BREMERTON, Wash. (NNS) -- The Nimitz-class nuclear powered aircraft carrier USS John C. Stennis (CVN 74) departed her homeport in Bremerton, Wash., for a weeklong phase of sea trials Dec. 12 after spending more than 11 months receiving extensive equipment and technology upgrades during a scheduled Docked Phased Incremental Availability (DPIA) at the Puget Sound Naval Shipyard (PSNS) here.
During the shipyard and dry-dock availability, Stennis received a complete hull restoration above and below the waterline, as well as a complete refurbishment of the shafts, rudders and screws. Many on-board flight, operational and weapons systems were upgraded, including the Capstone self-defense system, new damage control and digital helm technology.
“It was important to test the new equipment we have on board and some of the old equipment we haven’t used in over a year,” said Capt. David Buss, Stennis’ commanding officer. “These sea trials gave the crew an opportunity to train and assess where we are.”
“Puget Sound Naval Shipyard and Intermediate Maintenance Facility (IMF) personnel conducted over 600,000 man-days of production work on this overhaul,” said Dave McPherson, PSNS & IMF project superintendent for Stennis. "It is one of the largest aircraft carrier Docking Phased Incremental Availabilities ever accomplished."
According to McPherson, maintenance and modernization work covered almost every area of the ship, including the aircraft launch and recovery systems, habitability and preservation of the entire exterior of the ship’s hull.
“One of the most significant of the entire exterior of the ship was in the combat systems arena. A group of systems called Capstone were installed that provides the ship with a significantly enhanced self-defense system,” McPherson said. “In order to support the new Capstone radar and antennae packages, the ship’s mast was replaced with a larger, stronger one, built and installed by personnel at PSNS and IMF,” he explained.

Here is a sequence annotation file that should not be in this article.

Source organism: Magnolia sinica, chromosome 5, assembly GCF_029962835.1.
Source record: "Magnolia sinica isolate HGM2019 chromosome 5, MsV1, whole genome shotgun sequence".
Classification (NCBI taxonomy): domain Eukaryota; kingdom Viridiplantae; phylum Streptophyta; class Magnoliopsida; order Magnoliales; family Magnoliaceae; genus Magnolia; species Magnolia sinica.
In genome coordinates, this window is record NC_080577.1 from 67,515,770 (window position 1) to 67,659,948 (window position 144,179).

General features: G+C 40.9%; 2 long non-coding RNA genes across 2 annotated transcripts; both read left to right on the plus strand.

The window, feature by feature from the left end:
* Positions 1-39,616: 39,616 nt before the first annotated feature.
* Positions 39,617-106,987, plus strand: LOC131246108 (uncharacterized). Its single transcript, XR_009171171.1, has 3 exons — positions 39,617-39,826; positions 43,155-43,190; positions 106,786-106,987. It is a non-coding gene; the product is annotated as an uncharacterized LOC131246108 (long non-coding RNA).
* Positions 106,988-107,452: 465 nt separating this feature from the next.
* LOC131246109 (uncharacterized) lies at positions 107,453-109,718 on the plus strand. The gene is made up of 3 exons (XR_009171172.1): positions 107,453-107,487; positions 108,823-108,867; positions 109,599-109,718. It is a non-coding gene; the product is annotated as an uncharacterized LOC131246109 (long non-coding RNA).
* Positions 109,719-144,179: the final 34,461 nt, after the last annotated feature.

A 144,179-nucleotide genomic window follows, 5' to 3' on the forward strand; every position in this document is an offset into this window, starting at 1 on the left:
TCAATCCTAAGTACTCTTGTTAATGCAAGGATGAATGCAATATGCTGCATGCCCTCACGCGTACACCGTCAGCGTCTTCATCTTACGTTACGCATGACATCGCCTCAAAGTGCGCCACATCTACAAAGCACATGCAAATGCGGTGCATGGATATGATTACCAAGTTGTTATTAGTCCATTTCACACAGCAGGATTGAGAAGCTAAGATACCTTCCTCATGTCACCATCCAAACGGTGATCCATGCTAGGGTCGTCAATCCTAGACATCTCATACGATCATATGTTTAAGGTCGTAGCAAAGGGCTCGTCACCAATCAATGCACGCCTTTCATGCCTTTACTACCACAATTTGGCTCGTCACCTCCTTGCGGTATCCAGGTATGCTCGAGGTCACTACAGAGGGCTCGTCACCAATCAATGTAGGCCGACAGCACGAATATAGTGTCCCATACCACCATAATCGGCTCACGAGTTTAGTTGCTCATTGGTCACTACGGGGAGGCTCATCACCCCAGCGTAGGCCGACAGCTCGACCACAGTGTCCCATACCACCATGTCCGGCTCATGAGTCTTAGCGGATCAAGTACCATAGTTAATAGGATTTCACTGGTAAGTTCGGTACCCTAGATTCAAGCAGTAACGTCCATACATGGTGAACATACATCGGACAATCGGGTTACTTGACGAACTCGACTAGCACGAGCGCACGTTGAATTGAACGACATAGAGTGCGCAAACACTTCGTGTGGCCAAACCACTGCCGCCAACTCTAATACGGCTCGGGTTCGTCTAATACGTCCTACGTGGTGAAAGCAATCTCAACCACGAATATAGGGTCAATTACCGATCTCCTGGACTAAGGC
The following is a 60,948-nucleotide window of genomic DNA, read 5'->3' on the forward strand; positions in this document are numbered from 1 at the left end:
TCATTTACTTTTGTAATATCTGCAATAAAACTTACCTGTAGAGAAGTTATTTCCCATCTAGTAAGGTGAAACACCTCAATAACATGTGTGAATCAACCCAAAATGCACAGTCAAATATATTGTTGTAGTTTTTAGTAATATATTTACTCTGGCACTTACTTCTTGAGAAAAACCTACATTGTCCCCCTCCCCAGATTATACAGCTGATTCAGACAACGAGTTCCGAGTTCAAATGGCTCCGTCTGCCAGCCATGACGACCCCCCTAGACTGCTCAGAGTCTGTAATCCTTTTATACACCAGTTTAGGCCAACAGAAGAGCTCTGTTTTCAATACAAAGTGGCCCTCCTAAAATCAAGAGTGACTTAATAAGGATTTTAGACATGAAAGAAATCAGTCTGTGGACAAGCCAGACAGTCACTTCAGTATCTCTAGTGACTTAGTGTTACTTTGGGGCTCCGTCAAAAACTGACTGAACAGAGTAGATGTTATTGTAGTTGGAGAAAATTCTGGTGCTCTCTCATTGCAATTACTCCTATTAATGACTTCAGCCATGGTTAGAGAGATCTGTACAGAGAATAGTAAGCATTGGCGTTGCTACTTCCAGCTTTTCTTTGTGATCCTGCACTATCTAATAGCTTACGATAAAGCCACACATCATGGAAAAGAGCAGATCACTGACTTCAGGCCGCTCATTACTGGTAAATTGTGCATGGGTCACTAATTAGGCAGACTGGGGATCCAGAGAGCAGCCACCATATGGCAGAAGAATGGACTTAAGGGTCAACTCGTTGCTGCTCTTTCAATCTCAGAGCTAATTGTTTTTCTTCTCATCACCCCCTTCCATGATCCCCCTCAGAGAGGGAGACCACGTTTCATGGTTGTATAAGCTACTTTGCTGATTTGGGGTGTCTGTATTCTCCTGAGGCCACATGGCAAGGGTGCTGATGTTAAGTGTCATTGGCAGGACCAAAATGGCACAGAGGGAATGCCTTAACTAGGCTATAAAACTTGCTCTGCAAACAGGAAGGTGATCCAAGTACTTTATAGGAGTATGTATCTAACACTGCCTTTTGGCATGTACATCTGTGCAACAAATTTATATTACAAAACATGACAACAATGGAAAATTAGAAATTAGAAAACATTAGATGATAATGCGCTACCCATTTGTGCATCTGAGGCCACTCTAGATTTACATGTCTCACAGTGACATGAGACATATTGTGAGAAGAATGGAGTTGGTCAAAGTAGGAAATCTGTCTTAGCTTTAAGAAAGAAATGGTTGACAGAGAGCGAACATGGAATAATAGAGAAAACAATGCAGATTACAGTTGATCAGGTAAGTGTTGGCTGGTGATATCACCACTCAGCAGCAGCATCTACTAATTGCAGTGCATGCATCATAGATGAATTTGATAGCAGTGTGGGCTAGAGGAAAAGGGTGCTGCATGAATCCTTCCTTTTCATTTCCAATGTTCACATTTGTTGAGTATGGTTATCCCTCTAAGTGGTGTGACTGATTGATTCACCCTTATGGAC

Extensive testing and evaluation of the maintenance and modernization work was completed during the weeklong sea trial, including full power runs ahead and astern, and maximum-rudder turns.
“It was an incredible effort by the men and women working on Stennis to get the ship out of dry dock early,” said Capt. Dan Peters, commander of PSNS and IMF. “The high level of expertise, dedication and professionalism that our work force, ship’s force and the project team demonstrated resulted in getting this magnificent ship back to sea.”
The upgrade in technology is just one facet of the changes on Stennis. Rear Adm. Kevin Quinn took command of Carrier Strike Group 3 and the John C. Stennis Carrier Strike Group Nov. 16, making Stennis his flagship.
As the overall commander, Quinn commands the entire strike group, composed of the nuclear-powered aircraft carrier, up to five surface ships, one submarine and up to eight aviation squadrons, all equipped and trained to forward deploy on short notice, providing a deterrent against aggression as well as protection of vital U.S. interests anywhere in the world.
“This is the dream job for every line officer in the United States Navy,” said Quinn. “This is a spectacular ship. The Sailors are excited and the spaces look amazing. I can’t help but be impressed," he said.
Stennis is scheduled to continue sea trials this winter. The ship will resume air operations and be joined by the other ships of the strike group to continue training in preparation for upcoming deployments. Officials hope to have Stennis ready for emergency surge operations by next summer.
“I am very proud of our Stennis shipmates because they’ve done such a good job at maintaining this ship. I would argue that with the new modernization package we received on board, we are the most capable carrier in the fleet,” Buss said.
Stennis began its shipyard availability in January 2005 after a successful five-month deployment to the northern and western Pacific Ocean in 2004 and a change of homeport from San Diego.
For related news, visit the USS John C. Stennis (CVN 74) Navy NewsStand page at www.news.navy.mil/local/cvn74 or visit the ship's Web page at www.CVN74.navy.mil.